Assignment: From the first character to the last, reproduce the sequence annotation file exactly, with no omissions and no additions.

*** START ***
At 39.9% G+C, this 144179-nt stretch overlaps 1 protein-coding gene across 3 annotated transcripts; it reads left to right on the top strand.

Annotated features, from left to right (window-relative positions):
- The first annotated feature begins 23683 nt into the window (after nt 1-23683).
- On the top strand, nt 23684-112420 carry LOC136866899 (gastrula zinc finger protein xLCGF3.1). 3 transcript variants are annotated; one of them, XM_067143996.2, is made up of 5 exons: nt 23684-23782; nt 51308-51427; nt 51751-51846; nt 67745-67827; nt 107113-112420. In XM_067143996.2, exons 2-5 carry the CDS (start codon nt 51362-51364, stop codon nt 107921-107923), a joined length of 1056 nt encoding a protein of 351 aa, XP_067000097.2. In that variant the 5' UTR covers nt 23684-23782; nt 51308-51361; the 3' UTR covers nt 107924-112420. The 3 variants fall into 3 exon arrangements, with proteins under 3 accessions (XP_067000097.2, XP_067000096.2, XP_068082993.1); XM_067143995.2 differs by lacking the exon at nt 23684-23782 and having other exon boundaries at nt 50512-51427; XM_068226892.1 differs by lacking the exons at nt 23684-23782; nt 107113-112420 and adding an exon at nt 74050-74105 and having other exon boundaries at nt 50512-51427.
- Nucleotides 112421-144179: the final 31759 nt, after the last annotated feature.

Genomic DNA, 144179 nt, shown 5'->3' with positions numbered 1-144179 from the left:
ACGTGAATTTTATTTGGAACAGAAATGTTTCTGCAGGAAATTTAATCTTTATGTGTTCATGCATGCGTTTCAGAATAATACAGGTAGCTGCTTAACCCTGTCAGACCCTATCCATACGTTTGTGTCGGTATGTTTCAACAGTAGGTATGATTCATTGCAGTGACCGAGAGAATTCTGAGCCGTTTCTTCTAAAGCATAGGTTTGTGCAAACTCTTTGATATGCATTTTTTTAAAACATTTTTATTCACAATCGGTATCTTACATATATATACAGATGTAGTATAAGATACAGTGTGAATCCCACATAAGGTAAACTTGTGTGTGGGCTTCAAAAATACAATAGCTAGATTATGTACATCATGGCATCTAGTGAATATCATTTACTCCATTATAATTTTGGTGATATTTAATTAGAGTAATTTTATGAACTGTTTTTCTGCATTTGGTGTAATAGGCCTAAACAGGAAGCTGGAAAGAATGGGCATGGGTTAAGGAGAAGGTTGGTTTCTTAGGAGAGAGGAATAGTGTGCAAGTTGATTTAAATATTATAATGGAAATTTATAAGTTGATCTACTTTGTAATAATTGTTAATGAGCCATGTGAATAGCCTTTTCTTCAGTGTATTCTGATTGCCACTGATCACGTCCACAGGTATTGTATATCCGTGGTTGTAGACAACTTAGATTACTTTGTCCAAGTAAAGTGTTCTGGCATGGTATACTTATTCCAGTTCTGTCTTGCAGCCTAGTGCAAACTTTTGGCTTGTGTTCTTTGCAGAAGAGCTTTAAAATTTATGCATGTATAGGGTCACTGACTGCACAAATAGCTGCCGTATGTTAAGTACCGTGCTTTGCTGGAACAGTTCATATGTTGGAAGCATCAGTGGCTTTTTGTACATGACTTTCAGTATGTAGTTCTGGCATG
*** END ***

At 39.9% G+C, this 144179-nt stretch overlaps 1 protein-coding gene across 3 annotated transcripts; it reads left to right on the top strand.

Annotated features, from left to right (window-relative positions):
- The first annotated feature begins 23683 nt into the window (after nt 1-23683).
- On the top strand, nt 23684-112420 carry LOC136866899 (gastrula zinc finger protein xLCGF3.1). 3 transcript variants are annotated; one of them, XM_067143996.2, is made up of 5 exons: nt 23684-23782; nt 51308-51427; nt 51751-51846; nt 67745-67827; nt 107113-112420. In XM_067143996.2, exons 2-5 carry the CDS (start codon nt 51362-51364, stop codon nt 107921-107923), a joined length of 1056 nt encoding a protein of 351 aa, XP_067000097.2. In that variant the 5' UTR covers nt 23684-23782; nt 51308-51361; the 3' UTR covers nt 107924-112420. The 3 variants fall into 3 exon arrangements, with proteins under 3 accessions (XP_067000097.2, XP_067000096.2, XP_068082993.1); XM_067143995.2 differs by lacking the exon at nt 23684-23782 and having other exon boundaries at nt 50512-51427; XM_068226892.1 differs by lacking the exons at nt 23684-23782; nt 107113-112420 and adding an exon at nt 74050-74105 and having other exon boundaries at nt 50512-51427.
- Nucleotides 112421-144179: the final 31759 nt, after the last annotated feature.

Genomic DNA, 144179 nt, shown 5'->3' with positions numbered 1-144179 from the left:
ACGTGAATTTTATTTGGAACAGAAATGTTTCTGCAGGAAATTTAATCTTTATGTGTTCATGCATGCGTTTCAGAATAATACAGGTAGCTGCTTAACCCTGTCAGACCCTATCCATACGTTTGTGTCGGTATGTTTCAACAGTAGGTATGATTCATTGCAGTGACCGAGAGAATTCTGAGCCGTTTCTTCTAAAGCATAGGTTTGTGCAAACTCTTTGATATGCATTTTTTTAAAACATTTTTATTCACAATCGGTATCTTACATATATATACAGATGTAGTATAAGATACAGTGTGAATCCCACATAAGGTAAACTTGTGTGTGGGCTTCAAAAATACAATAGCTAGATTATGTACATCATGGCATCTAGTGAATATCATTTACTCCATTATAATTTTGGTGATATTTAATTAGAGTAATTTTATGAACTGTTTTTCTGCATTTGGTGTAATAGGCCTAAACAGGAAGCTGGAAAGAATGGGCATGGGTTAAGGAGAAGGTTGGTTTCTTAGGAGAGAGGAATAGTGTGCAAGTTGATTTAAATATTATAATGGAAATTTATAAGTTGATCTACTTTGTAATAATTGTTAATGAGCCATGTGAATAGCCTTTTCTTCAGTGTATTCTGATTGCCACTGATCACGTCCACAGGTATTGTATATCCGTGGTTGTAGACAACTTAGATTACTTTGTCCAAGTAAAGTGTTCTGGCATGGTATACTTATTCCAGTTCTGTCTTGCAGCCTAGTGCAAACTTTTGGCTTGTGTTCTTTGCAGAAGAGCTTTAAAATTTATGCATGTATAGGGTCACTGACTGCACAAATAGCTGCCGTATGTTAAGTACCGTGCTTTGCTGGAACAGTTCATATGTTGGAAGCATCAGTGGCTTTTTGTACATGACTTTCAGTATGTAGTTCTGGCATG